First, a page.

Addiction On The Spectrum – Continued
Hello and welcome to ‘addiction on the spectrum – continued’. My last blog about addiction on the spectrum was focused mainly on my preteen years when my tendency toward addictive patterns and behavior was blooming. Today’s blog will be focused mainly on my progression into alcohol and drugs as a means of comfort, escape and fitting in.
I’ll never forget the warm comforting feeling I got when I first tasted alcohol. The actual taste wasn’t great, but it was the feeling it gave me that I was focused on. This was before my teens and was only a mouthful or two on three separate occasions. The warm feeling these mouthfuls gave me planted the seed in my young impressionable mind that this was somehow the answer, the answer to being able to cope with life and fit in with my peers and I couldn’t wait until I was old enough to drink. Little did I know the hardship that was ahead of me. Although drugs came for me at a later date, alcohol almost immediately became a problem, though I didn’t realize this at the time.
The Donkey After The Carrot
A weird comparison I know but, at age 13 I had my first drunken experience, I even blacked out for many hours, which would be scary for most people, but for me it was like taking a much-needed break, a break from life and all the challenges it brought. For those hours I didn’t feel anything, and from then on I was like the donkey after the carrot, only my reward was escape. Finally, I thought I had found an answer to all my problems and I couldn’t wait for the next chance to escape in the bottle.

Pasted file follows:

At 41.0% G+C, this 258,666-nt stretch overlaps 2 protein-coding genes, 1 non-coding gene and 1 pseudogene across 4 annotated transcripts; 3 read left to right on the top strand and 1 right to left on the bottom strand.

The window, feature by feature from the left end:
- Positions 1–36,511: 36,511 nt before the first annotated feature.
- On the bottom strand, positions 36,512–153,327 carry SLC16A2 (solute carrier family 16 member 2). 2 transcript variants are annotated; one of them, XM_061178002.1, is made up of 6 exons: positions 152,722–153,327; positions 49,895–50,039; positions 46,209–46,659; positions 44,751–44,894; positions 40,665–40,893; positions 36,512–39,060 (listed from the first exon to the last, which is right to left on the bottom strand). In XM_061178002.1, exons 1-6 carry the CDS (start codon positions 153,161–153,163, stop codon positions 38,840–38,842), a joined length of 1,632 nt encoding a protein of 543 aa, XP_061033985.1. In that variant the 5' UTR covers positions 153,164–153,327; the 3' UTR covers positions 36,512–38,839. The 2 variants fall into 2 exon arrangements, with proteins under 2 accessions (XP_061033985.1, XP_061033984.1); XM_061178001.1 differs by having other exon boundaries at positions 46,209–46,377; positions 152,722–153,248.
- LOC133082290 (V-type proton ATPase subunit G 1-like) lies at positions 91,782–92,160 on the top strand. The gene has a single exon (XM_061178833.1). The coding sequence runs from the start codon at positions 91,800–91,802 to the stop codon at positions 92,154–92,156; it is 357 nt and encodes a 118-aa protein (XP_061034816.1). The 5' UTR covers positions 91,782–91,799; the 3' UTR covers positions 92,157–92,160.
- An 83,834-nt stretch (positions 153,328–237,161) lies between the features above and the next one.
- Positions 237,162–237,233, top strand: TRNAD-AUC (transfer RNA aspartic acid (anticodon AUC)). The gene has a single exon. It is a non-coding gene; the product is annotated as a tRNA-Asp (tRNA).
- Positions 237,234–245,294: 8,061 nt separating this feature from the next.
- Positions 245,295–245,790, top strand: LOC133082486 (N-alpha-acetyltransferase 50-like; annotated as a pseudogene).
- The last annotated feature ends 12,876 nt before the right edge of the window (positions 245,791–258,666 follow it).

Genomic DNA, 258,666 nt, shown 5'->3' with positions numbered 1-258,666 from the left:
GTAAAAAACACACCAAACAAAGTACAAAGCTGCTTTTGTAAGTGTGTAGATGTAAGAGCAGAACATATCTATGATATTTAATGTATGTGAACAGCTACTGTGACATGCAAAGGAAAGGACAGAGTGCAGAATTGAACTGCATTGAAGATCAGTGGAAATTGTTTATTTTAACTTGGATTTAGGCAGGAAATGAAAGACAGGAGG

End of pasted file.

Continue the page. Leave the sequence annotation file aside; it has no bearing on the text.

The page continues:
In my opinion, being on the spectrum makes us more prone to addiction, mainly because we just want to feel ‘normal’, to fit in. Throughout my time in school I was picked on and bullied by a select few and the negative impact this had on me was profound. It compounded my feelings of separateness from those around me and that the rejection I felt was somehow my fault. Daily I wondered what was wrong with me, why was I not like others, why am I different?
Incline Toward Decline
Moving on to secondary school was one of the scariest times in my life. Up to that point we had one teacher and one classroom per year, which was steady and predictable. In secondary school we were going to have to change class and teacher every 40 minutes each day, not to mention all the extra sensory processing thrown into the mix; not knowing what was coming next brought overwhelming feelings of anxiety and stress. My mental health and grades in school slowly went downhill. My incline toward decline had begun.
For the same reason many of us on the spectrum take more risks than our peers, we often do things others naturally have the common sense not to do. In striving to be noticed, the confusion of trying to find my identity, a place where I could ‘fit in’, my capacity for alcohol quickly grew and, so did my risk taking. I was prepared to do anything to impress, no matter the consequences or how scared I felt.